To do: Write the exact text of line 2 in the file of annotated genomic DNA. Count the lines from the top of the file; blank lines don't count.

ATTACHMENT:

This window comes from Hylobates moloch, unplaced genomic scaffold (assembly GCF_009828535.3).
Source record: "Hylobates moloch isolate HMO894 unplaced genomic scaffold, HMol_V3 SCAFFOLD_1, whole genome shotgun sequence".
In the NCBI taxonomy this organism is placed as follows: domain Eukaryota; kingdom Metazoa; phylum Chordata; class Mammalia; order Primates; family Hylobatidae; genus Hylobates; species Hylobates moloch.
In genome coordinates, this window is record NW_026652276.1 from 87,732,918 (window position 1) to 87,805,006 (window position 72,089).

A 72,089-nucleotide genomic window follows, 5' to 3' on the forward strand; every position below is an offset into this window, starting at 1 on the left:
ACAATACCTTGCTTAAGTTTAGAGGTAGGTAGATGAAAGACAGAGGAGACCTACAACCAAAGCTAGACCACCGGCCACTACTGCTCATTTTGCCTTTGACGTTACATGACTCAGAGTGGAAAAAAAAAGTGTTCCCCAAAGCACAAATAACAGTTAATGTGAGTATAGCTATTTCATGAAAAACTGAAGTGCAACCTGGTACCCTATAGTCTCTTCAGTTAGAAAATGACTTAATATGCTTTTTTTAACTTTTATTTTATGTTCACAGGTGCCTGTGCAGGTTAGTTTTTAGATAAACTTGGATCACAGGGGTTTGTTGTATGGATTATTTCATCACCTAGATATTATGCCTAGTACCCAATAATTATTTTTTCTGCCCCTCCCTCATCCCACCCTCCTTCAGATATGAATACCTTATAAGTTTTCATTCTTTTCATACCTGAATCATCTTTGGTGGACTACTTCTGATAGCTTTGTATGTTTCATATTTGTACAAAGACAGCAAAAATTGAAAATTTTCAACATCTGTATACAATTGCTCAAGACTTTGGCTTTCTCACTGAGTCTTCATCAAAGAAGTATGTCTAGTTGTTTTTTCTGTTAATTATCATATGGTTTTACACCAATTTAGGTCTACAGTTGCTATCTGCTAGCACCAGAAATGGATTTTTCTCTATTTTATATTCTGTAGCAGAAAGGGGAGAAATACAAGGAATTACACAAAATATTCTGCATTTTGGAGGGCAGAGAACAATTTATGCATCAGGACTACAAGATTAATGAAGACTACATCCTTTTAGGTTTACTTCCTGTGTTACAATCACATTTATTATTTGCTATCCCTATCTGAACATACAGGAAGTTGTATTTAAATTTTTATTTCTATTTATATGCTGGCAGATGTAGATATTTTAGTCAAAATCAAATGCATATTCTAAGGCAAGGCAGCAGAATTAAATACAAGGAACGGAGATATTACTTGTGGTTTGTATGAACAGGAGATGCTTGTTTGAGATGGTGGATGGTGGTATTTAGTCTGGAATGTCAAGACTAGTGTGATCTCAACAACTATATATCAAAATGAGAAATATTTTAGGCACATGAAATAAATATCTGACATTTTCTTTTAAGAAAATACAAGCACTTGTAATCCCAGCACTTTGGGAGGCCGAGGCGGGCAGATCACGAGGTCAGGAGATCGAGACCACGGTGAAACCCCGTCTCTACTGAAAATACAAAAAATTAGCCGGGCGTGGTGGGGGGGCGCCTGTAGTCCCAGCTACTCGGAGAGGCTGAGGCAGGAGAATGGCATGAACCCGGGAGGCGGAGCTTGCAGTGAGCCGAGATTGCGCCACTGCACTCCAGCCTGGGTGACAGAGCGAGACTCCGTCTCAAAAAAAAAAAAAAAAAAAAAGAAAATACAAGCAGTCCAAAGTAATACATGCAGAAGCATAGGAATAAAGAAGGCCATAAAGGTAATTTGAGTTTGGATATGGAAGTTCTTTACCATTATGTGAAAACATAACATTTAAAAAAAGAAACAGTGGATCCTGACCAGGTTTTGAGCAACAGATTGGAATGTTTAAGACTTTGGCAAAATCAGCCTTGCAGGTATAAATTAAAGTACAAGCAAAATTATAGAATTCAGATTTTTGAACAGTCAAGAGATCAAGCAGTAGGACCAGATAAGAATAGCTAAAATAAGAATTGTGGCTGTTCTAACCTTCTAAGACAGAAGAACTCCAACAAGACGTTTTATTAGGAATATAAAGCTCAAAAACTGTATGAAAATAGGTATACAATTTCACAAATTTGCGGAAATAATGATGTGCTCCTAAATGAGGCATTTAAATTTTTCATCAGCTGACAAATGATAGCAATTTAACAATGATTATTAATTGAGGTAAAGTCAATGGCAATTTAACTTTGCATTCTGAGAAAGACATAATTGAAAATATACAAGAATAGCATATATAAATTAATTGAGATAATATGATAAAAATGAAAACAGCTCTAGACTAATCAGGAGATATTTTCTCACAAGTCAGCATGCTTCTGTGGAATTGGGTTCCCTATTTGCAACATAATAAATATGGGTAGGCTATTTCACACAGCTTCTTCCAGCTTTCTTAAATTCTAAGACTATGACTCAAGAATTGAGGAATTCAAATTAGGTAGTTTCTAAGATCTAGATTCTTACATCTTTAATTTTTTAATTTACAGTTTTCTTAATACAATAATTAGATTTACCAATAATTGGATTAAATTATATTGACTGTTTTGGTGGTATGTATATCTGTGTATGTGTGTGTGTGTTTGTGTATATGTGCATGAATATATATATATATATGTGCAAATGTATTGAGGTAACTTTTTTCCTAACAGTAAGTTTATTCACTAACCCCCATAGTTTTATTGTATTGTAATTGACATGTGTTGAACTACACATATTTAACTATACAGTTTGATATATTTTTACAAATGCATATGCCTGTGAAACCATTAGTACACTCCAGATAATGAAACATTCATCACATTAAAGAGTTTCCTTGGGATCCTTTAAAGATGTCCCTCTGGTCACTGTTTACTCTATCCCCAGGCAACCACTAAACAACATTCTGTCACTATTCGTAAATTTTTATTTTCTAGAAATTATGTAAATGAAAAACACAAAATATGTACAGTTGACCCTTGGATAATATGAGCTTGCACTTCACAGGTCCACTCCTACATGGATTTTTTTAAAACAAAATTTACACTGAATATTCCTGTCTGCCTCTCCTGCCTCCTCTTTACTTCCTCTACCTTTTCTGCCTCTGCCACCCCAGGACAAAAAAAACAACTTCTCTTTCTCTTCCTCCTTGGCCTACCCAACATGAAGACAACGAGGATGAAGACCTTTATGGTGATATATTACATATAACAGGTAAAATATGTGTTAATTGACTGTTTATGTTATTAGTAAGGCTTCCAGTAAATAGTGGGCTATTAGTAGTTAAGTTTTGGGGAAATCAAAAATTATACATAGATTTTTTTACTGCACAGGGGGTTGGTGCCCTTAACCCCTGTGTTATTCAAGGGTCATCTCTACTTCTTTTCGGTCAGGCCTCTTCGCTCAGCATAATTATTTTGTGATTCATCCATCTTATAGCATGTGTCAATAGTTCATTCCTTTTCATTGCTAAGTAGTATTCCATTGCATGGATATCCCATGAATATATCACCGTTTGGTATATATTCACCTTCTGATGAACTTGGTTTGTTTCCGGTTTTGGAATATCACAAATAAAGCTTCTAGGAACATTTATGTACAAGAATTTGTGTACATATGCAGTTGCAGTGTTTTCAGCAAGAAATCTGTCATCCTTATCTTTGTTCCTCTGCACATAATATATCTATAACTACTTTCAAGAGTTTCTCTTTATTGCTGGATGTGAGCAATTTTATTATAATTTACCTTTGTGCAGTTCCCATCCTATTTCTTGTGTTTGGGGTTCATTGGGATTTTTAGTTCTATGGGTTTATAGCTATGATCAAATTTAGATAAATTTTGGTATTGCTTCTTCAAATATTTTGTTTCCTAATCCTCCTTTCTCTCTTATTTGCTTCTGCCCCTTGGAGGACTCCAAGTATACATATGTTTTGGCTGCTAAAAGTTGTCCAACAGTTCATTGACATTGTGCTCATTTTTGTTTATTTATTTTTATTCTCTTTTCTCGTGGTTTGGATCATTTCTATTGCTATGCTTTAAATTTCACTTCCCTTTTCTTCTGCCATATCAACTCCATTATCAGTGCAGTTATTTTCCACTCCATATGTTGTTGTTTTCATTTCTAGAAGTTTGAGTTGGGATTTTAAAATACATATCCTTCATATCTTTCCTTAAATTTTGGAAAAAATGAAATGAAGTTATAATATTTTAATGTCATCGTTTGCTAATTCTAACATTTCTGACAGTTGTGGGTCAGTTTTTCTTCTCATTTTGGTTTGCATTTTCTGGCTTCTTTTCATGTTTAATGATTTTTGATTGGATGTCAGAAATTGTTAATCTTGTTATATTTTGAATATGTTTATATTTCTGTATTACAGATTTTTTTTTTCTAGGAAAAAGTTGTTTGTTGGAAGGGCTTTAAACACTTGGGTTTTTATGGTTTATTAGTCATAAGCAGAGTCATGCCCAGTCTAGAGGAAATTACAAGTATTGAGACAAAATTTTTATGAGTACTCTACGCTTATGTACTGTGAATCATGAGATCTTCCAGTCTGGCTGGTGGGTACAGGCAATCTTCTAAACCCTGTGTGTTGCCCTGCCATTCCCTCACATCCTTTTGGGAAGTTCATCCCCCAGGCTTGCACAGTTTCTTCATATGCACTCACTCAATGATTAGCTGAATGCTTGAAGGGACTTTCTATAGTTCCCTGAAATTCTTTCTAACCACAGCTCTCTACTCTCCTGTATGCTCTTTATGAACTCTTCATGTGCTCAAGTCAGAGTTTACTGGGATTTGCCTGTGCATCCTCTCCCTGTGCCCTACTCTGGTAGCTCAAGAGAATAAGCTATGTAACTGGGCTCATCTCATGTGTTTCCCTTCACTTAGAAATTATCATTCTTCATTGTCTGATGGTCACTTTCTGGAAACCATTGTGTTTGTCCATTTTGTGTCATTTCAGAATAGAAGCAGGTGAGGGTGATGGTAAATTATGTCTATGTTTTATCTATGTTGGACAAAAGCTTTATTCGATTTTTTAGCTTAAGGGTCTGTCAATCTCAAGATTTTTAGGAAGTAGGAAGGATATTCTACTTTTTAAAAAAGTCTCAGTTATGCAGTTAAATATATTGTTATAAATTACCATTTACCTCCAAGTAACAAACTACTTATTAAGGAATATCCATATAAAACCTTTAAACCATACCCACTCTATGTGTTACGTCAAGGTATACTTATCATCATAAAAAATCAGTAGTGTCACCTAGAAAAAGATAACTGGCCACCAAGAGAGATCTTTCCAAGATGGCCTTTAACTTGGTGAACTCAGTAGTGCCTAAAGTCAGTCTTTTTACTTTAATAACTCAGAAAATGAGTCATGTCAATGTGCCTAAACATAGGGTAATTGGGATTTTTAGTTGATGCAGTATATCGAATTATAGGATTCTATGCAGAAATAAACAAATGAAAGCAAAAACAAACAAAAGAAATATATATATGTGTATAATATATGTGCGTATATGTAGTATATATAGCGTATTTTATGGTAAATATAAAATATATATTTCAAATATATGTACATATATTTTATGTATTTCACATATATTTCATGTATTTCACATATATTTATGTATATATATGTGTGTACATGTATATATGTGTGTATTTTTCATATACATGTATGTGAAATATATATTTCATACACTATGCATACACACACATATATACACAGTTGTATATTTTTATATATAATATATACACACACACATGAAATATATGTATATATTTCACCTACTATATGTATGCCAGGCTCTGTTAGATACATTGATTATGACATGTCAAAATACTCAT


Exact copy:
Source record: "Hylobates moloch isolate HMO894 unplaced genomic scaffold, HMol_V3 SCAFFOLD_1, whole genome shotgun sequence".